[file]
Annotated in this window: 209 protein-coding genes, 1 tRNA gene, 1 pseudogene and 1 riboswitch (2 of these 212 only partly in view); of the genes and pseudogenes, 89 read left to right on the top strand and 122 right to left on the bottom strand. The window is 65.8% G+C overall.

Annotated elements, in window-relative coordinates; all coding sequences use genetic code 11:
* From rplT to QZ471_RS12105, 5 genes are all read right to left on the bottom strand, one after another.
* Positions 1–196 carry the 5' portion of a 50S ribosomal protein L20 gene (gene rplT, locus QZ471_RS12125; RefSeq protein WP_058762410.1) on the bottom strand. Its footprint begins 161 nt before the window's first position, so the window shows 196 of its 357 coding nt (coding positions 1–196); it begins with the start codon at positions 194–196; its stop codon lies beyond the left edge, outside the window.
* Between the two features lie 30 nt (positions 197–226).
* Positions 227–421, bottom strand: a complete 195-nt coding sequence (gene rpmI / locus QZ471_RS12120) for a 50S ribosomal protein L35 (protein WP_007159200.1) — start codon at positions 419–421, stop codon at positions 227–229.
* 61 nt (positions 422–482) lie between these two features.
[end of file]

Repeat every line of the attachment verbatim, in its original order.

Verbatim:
Annotated in this window: 209 protein-coding genes, 1 tRNA gene, 1 pseudogene and 1 riboswitch (2 of these 212 only partly in view); of the genes and pseudogenes, 89 read left to right on the top strand and 122 right to left on the bottom strand. The window is 65.8% G+C overall.

Annotated elements, in window-relative coordinates; all coding sequences use genetic code 11:
* From rplT to QZ471_RS12105, 5 genes are all read right to left on the bottom strand, one after another.
* Positions 1–196 carry the 5' portion of a 50S ribosomal protein L20 gene (gene rplT, locus QZ471_RS12125; RefSeq protein WP_058762410.1) on the bottom strand. Its footprint begins 161 nt before the window's first position, so the window shows 196 of its 357 coding nt (coding positions 1–196); it begins with the start codon at positions 194–196; its stop codon lies beyond the left edge, outside the window.
* Between the two features lie 30 nt (positions 197–226).
* Positions 227–421, bottom strand: a complete 195-nt coding sequence (gene rpmI / locus QZ471_RS12120) for a 50S ribosomal protein L35 (protein WP_007159200.1) — start codon at positions 419–421, stop codon at positions 227–229.
* 61 nt (positions 422–482) lie between these two features.